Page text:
Monday Numbers

There were 102 new listings yesterday and 113 sales, for a sell/list of 110.78%.  There were 53 price changes. 

Inventory reached 10,054 (will we bust 10k the wrong way?), and over 90s hit 2,714 (26.99%).  

That’s a tough market, any way you slice it.  Inventory is low, making it hard for buyers faced with a stubborn seller.  At the same time, as the percentage of over 90s increases it would seem that someone making an offer on one of those listings (especially given the demonstrated tendency for them to be over-priced relative to comparable sales) should slash very hard on price.  With two pressures going in opposite directions I’d expect tough sledding for sales, at least in the short term.

Advertisements

28 Comments

Filed under Daily Numbers

28 responses to “Monday Numbers

  1. WoW

    Rob, the outcome is going to be ugly, 40 year amortization, zero down, come on – demand from the scruffy shoes set will stop once the pendulum swings, and hard it will swing. Its taking much longer than what I expected – so I’ve been wrong. That said, I’m renting a multi-million $ home for a FRACTION of what the full carry (including opportunity cost) would be…if ONLY my wife would see it my way!:))

    In any event, thanks for the update, I look forward to watching the spring market unfold…

  2. Mightymouse

    Well, I figured that it might be prudent to find out what Obama’s views on liquidity were now that Opera’s behind him…

    “Regulate financial instruments to protect home mortgages
    Q: [to Dodd]: The Fed lowered the discount rate for banks to address the mortgage crisis. Should they lower rates for everyone else?
    DODD: Yes, but we also need more liquidity in the market. It has seized up. You can’t get a mortgage in America today.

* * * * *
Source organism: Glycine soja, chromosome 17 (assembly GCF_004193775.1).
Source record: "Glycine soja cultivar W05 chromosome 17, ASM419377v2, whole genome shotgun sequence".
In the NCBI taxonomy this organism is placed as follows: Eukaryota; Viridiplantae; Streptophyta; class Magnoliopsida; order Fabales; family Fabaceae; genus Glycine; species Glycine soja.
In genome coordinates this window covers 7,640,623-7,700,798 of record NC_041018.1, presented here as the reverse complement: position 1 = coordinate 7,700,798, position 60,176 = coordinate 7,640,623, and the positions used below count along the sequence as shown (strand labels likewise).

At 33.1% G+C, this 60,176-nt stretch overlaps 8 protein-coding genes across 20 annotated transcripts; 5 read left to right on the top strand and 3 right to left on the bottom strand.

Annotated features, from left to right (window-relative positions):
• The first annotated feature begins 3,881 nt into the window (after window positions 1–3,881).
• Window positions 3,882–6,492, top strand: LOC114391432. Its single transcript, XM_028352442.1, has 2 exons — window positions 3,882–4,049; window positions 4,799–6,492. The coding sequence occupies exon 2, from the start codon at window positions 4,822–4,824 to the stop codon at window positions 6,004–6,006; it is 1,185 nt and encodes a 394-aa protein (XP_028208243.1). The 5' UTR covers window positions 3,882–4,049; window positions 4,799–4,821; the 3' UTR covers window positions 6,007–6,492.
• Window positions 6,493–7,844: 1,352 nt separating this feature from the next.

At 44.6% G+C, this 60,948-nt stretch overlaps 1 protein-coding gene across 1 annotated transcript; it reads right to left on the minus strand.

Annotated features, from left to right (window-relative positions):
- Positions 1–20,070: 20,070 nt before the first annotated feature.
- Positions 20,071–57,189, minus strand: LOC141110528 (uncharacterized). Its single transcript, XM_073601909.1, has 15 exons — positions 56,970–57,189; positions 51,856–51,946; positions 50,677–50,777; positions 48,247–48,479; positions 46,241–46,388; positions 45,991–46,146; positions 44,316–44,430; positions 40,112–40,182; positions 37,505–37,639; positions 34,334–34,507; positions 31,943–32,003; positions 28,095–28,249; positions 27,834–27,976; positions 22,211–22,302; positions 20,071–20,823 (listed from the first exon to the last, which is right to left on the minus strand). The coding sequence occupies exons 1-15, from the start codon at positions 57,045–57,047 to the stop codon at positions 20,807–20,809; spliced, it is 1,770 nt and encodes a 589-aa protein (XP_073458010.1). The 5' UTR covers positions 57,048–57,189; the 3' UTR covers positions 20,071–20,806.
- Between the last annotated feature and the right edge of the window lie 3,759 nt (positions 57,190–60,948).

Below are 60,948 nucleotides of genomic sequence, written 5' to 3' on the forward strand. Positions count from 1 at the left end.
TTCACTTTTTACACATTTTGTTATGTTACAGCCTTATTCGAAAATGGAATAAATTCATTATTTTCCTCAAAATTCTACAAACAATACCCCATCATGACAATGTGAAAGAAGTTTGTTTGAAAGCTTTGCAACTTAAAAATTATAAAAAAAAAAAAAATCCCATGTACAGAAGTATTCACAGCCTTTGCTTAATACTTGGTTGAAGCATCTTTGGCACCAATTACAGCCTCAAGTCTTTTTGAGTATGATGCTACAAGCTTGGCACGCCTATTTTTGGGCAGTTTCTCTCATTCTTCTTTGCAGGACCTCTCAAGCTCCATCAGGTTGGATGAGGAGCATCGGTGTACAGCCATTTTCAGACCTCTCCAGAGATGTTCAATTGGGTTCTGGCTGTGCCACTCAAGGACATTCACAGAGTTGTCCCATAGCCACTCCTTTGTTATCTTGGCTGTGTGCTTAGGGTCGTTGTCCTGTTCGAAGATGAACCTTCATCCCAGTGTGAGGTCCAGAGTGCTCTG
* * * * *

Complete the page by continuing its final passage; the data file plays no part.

http://www.ontheissues.org/2008/Barack_Obama_Budget_+_Economy.htm

    OBAMA: We do need more liquidity, but we’re going to have to not only help home owners who are going to be losing their homes as a consequence of this; we’re going to have to make sure that we’ve got the kinds of tough regulation when it comes to financial instruments to make sure that people who have saved and are trying to get their own home for the first time are not hoodwinked out of it. And, unfortunately, the reason that we haven’t had tougher regulation in part goes back to the issue of lobbying. This is where special interests have been driving the agenda. We have not had the kinds of consumer protections that are in place. That’s why, when we have this debate about lobbying, we have to remind ourselves it has very real consequences.”

    Very political… I’m sure his bail out program looks allot like Bushes.

  3. DaMann

    There shouldn’t be any bailout at all. Don’t people read contracts when they were signing mortgages?! Oh that’s right, it didn’t matter cause their house would be worth another $100k more the next year. Let em rot and the economy will get back on track sooner. Start with this bailout crap and it will prolong the agony.

  4. Tony Danza

    Mightymouse & DaMann,

    The bailout won’t help very many homeowners at all. It has conditions written into it that make it a bailout for the lenders.

    The most telling criterion that must be met to freeze rates is that the mortgage must be secured by a house with equity. Apparently most people unable to afford their mortgage payments have already refinanced all their equity away to attempt to pay the bills. Either that or they had neg. am. mortgages and are in the same boat.

    You can read more about this at the Calculated Risk blog or dozens of other housing blogs.

  5. vomitingdog

    Rob,

    What does very hard mean?.

    Faced with a new property asking $1.15 M + GST, recently down to $1.1M and still no offers, what would you suggest?

    I know what I’d like to pay: $950K but that’s more of a haircut than a shave.

  6. Annon

    Mightymouse, I think only Ron Paul has the true solution and that is to get rid of FED. Everyone else is just “business as usual”. Hillary is becoming almost funny as she started taking older and yougner family members out to try and win women’s votes. If you watch Youtube, you will see Hillary couldn’t keep enough audience interested in what she had to say at many of her speeches.

    In fact, if US gets rid of FED and becomes really prosperous, Canada will be among the first batch of nations to follow suit. That said, it will still take years before things get corrected.